Traditionally manufactured implants have their limitations, as they can only be produced in a certain number of shapes and sizes, posing problems in terms of patient fit. Joint replacement devices can be agents of stress shielding — the process whereby metal implants remove stress from the patient’s bone, which responds by reducing in density and becoming weaker. Cardiac implants require routine removals to replace batteries.
What’s a medical device designer to do? Make the implants smarter. The smart implant is medicine’s latest innovation, a tiny chip implanted in surgery which is able to measure patients’ pH and hormone levels, blood glucose concentration, bacteria, electrical activity and temperature, providing doctors with real-time biofeedback. Patients equipped with smart implants have a lower risk of serious infection post-op, suffer from less discomfort and pain, and could also be less likely to need revision surgeries in the future.
The advent of additive manufacturing offers a route to the design of patient-specific implants (PSIs). The manufacturing method also imposes fewer geometric constraints than subtractive manufacturing. PSIs designed and manufactured according to a patient’s computed tomography scan encourages the implant to integrate with the patient’s bone, reducing the risk of loosening. The use of 3D printing enables surgeons to control additional material properties and design implants that mimic a patient’s bone stiffness, density and trabecular structure, which can reduce stress shielding and improve physical function.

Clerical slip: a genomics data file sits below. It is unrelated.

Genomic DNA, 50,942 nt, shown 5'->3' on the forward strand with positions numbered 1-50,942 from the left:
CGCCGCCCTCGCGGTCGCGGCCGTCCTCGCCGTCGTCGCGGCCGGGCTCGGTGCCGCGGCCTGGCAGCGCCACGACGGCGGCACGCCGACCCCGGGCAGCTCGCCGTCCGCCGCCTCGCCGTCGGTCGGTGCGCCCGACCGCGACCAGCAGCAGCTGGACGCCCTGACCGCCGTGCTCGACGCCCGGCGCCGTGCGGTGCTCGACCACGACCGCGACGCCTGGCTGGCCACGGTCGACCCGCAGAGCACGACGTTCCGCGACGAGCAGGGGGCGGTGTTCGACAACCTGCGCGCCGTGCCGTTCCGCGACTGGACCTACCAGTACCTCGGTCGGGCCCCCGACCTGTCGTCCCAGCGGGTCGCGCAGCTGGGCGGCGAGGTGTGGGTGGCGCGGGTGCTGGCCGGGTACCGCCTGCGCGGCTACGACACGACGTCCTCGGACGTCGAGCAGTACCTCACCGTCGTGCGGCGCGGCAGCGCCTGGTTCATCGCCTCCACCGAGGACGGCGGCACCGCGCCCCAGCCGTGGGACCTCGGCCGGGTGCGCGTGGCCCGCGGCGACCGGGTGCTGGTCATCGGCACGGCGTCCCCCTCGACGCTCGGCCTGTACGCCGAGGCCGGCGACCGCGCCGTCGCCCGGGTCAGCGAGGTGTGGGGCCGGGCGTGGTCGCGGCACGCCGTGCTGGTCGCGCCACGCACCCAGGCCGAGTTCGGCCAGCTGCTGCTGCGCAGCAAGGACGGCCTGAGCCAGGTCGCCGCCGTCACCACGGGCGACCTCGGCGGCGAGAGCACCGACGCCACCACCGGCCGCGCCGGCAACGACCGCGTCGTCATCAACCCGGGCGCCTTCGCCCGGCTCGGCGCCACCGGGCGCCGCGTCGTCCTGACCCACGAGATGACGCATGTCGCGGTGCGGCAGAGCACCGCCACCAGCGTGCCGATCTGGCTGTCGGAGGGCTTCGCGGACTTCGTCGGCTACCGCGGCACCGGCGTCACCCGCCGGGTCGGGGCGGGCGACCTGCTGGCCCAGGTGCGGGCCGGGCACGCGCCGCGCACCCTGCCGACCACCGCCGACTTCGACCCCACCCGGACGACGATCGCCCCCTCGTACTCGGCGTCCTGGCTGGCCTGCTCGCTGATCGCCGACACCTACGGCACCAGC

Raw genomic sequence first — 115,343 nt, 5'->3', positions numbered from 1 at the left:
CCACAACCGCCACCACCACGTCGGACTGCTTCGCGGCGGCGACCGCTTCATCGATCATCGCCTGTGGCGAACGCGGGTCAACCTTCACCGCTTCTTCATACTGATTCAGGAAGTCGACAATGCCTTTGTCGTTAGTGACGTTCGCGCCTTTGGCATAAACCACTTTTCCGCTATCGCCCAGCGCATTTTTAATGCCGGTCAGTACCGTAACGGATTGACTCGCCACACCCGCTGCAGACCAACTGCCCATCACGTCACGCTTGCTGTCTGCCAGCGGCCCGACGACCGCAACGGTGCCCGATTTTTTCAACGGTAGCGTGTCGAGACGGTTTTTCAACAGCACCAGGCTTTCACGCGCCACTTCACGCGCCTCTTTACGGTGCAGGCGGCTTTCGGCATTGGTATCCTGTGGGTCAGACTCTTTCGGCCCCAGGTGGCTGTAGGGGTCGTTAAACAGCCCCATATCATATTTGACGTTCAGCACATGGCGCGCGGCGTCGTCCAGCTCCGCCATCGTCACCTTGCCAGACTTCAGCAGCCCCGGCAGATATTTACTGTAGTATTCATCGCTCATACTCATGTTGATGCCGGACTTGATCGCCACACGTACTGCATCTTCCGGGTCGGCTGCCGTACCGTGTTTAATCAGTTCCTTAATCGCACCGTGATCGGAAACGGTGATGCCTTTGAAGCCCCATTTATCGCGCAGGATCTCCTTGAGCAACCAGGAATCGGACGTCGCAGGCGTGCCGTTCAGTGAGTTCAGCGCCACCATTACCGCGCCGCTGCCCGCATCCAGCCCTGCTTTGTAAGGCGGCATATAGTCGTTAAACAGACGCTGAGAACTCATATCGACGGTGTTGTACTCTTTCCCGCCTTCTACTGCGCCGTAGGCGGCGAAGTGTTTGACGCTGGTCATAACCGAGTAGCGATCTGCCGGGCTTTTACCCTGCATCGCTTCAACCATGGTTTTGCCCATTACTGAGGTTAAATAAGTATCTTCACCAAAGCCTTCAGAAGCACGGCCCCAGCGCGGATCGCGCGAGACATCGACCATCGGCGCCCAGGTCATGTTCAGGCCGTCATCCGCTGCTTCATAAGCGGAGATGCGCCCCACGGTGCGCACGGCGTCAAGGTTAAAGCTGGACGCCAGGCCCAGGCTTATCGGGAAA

The European Union’s PRosPERoS (PRinting PERsonalized orthopedic implantS) research project is developing smart, 3D-printed implants for the repair of large bone defects. Personalized and biodegradable implants are being engineered based on magnesium and zinc alloys. By accurately scanning the vertebrae with advanced imaging techniques, PSI implants can be designed and printed.
Built-in sensors represent another opportunity for smartening up implants. Advanced sensor technology is fostering development of implants that can detect an infection and subsequently secrete the appropriate dose of antibiotic. Sensors can measure the strain exerted on the implant, which indicates the extent the fracture has healed.
Examples of implants include pacemakers that communicate data to smartphone apps for sharing with physicians, sensors that are embedded in orthopedic implants to communicate performance post-surgery, and glucose sensors that communicate diabetics’ glucose levels to smartphones or dedicated readers.
By Sue Himmelstein | Electronics 360
Image Credit: Orthosensor